The Master's degree options for Arizona nurses are as varied and complex as the nurses that hold these degrees. Whether your interests lie in direct patient care, research, leadership, or another specialty field, you can likely put your nursing skills to use in a competitive Master's in Nursing program in Arizona.
Pursuing a nurse practitioner degree—one of the advanced practice registered nursing (APRN) degrees—can lead to many career options with a wide variety of patient populations. Arizona offers full freedom of practice to nurse practitioners. This means that NPs do not have to be supervised by a physician or get physician approval to write prescriptions. As a result, APRNs from across the country are looking to Arizona as a nurse friendly state, where we can positively affect the health of millions of residents.
A recent healthcare research paper reported that patient satisfaction may be linked to higher health costs. As a result, nurses with Master's degrees may play an even more important role in Arizona healthcare. Nurses who specialize in research can find ways to develop evidence-based care policies that maximize patient satisfaction without driving costs too high. Master's degree holders that specialize in leadership, such as Clinical Nurse Leaders, may be able to help nurses, advanced practice nurses, and physicians meet the growing demand for high levels of patient satisfaction.
There are several Master's-level nursing programs in Arizona. Since there are so many different types of Master's degree, your school selection may be driven by the degree offerings at each school. We know that the options can be overwhelming if you do not have a specific specialty or focus already in mind. That’s why we have taken the time to explain the different Master’s in Nursing programs on our site. You can use this website to compare important information from many different schools, to help you decide which graduate nursing program is right for you.
Generally, a Master's degree in nursing requires two years of full-time study. However, many programs run part-time, as they are meant to be completed by working nurses. In fact, many schools have a clinical work requirement and may only accept applicants that have already had at least one year of full-time nursing experience.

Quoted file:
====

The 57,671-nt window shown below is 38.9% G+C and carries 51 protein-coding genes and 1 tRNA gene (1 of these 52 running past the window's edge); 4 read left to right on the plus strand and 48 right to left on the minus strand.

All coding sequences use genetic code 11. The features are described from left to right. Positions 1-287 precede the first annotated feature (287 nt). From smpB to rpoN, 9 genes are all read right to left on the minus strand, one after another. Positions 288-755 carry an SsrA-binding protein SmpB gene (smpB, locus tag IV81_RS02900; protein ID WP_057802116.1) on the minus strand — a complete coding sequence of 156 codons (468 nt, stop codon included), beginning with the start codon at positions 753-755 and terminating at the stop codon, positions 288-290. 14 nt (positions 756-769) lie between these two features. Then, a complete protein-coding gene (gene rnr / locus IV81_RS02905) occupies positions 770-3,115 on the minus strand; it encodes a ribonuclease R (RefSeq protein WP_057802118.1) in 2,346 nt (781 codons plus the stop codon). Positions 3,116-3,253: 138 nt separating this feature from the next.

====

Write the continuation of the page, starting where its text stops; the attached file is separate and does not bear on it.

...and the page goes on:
Your program may contain 30 to 50 credits of nursing, leadership, and research courses. Nurse practitioner programs may offer different specialties, like neonatal care, psychiatric care, or obstetric care. Other options in Arizona include nurse anesthesia, public health nursing, nurse education, and clinical research management.
The courses included in your curriculum will likely be dependent on what type of graduate degree in nursing you plan to earn. If you go into direct care, you may take clinical courses that put you in contact with local patients and delve into one specific field of care. A nursing research program may require you to read and conduct research in the field of nursing. Nursing leadership, like the other options, builds upon a foundation of evidence-based care, but is more likely to focus on interacting with fellow nurses and becoming a leader in your place of employment. Nearly all Master’s in Nursing programs include courses in business, ethics and healthcare policy.
As you look to return to school, you may be concerned about the costs of tuition, especially if you are still paying on any loans you may have taken for your previous education. Graduate school can be made more affordable by the many scholarships and loan programs offered by Arizona companies and schools. If you take out loans to cover the cost of your nurse educator program, you may be able to benefit from the Faculty Loan Repayment Program, which was designed to facilitate the creation of a strong nursing faculty population across the U.S.. The NURSE Corps Scholarship Program is open to any graduate-level nurses that seek to work in direct care after graduation. The Arizona Nurses Association also awards scholarships of $2,500 each to graduate-level nursing students.
Many nurses call the state of Arizona home, as they enjoy the work opportunities, as well as the sunshine and warm temperatures. With a MSN degree, there are many ways to advance your career as an RN in this state, such as becoming a nurse practitioner or a nurse anesthetist.
As a nurse practitioner you can provide direct care to patients of all ages in a variety of settings. According to the 2014 annual median income of $101,900, nurse practitioners have the potential to earn a 6-figure income here (O*net, 2015). Employment opportunities for nurse practitioners in Arizona are expected to grow by 40 percent between 2012 and 2022(O*net, 2015).
Nurse anesthetists work to provide safe and effective anesthesia to patients. As a nurse anesthetist in Arizona, you have the potential to earn around $136,800 per year, based on 2014 median annual salaries for this career(O*net,2015). The outlook for nurse anesthetists in Arizona is expected to be promising with a 38 percent increase in demand between 2012 and 2022 (O*net, 2015).
Now that you have a basic understanding of what graduate nursing degrees in Arizona are available, you can contact the schools that offer the Master’s in Nursing degrees you are interested in. Keep in mind that we are always here to help, with a Registered Nurse that is available to answer any additional questions you may have about furthering your education. Contact the schools for program materials, and contact us for additional support if you need.
Finally, congratulations on choosing to expand your nursing education and practice! Our families, communities and nation can benefit greatly from your efforts!
To learn more about MSN programs, costs, or working in one of these careers, request more information from Arizona nursing schools.